Raphael Geminiani

When I saw this bike hanging from the roof of a pawn broker’s warehouse I knew it was something a little bit different. I immediately recognised the name on the frame – albeit as the name of a rider rather than framebuilder, and it was fitted with exotic parts that I’d never come across.

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Raphael Geminiani was a French champion (of Italian extraction) in the ‘50s. He is one of only two men to have finished on the podium of all three grand tours in the same year, and was a teammate of Fausto Coppi, and later directeur sportif to Jaques Anquetil and Tom Simpson. Geminiani Bicycles were originally made by Gitane in France before production was moved to Italy – I’m not sure which company took over.

“Gem” wears the French champion’s jersey

This bike was also in really good shape when I picked it up – more servicing than restoration was required. It originally was built up with decent quality aluminium components -mostly Italian; ITM bars and stem, Ofmega crankset, Gian Robert derailleurs and Weinmann brakes with Belleri levers. The wheels are lightweight Record P.R. tubulars (on noname chrome hubs – the only bottom-dollar component) keeping the total built weight under 10kg / 22lbs. The frame itself is a lugged construction from unlabelled tubing – nevertheless it has a nice feel to it. The bike dates from around 1980 – the style is definitely that of the 60’s/70’s though. It seems to have been stored indoors all this time, and either meticulously taken care of, or more likely, hardly ridden (original Weinmann brake pads had very little wear).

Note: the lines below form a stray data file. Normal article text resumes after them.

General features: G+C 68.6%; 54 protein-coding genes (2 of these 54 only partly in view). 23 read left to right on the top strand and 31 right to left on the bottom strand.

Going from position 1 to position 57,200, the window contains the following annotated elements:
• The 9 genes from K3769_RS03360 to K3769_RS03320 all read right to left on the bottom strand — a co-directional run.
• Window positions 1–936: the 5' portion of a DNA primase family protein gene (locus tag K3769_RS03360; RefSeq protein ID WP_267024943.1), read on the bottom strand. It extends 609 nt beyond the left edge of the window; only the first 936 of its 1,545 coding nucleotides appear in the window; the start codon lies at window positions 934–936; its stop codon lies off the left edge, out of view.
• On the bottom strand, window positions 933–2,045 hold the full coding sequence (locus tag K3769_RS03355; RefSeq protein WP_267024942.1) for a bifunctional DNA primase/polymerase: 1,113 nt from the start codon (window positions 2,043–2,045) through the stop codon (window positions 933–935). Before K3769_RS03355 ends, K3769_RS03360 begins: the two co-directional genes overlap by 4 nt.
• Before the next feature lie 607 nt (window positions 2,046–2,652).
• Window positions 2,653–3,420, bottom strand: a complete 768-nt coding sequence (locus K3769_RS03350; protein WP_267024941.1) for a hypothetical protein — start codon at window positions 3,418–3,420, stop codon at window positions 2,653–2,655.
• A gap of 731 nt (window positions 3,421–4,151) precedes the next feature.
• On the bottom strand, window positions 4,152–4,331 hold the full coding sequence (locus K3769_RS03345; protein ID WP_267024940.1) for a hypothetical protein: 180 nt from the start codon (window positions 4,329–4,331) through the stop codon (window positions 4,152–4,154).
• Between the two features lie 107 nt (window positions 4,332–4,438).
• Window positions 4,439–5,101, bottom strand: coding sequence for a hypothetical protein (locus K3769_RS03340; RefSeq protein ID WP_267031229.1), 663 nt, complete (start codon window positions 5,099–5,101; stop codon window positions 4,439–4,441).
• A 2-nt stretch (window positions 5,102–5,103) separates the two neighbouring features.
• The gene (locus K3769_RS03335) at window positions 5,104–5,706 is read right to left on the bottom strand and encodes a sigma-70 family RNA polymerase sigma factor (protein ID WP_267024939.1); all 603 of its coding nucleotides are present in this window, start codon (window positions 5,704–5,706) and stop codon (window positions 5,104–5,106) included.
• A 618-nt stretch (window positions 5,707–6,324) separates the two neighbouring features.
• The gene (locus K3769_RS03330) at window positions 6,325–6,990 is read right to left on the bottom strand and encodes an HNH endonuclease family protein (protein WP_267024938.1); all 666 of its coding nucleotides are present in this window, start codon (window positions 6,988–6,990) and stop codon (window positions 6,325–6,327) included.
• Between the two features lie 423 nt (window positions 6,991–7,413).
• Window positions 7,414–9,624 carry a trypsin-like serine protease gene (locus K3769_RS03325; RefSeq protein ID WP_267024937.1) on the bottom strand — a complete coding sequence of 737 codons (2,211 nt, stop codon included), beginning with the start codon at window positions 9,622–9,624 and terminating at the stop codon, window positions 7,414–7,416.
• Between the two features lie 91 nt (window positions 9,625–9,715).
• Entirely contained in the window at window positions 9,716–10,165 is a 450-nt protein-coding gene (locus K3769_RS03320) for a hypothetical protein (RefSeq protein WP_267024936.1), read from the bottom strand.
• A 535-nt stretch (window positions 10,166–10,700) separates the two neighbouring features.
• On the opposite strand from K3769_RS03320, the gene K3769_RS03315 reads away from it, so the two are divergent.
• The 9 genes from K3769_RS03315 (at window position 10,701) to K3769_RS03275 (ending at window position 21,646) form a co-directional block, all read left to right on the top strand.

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As found…

I was able to keep the bike in almost it’s exact original setup. Thanks to the Italian freewheel threading, I was able to fit a modern Hyperglide type 14-28 freewheel in place of the Regina 13-21, making the bike much more rideable day to day. The plastic Simplex shifters were broken, so I replaced these with a set of Huret.

The Ofmega chainset and Gian Robert derailleurs on this bike are pretty rare – they have a Campagnolo air to them (though they are not as light, or as expensive). It is even said that Campagnolo Gran Sport was copied from Gian Robert design – regardless of who came up with it, it’s a great looking derailleur.

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Once reassembled, the bike is a very nice ride – even though 42-28 is a bit of a high bottom gear for the hills where I live! This bike will make someone a lovely Sunday rider or period sportive bike.

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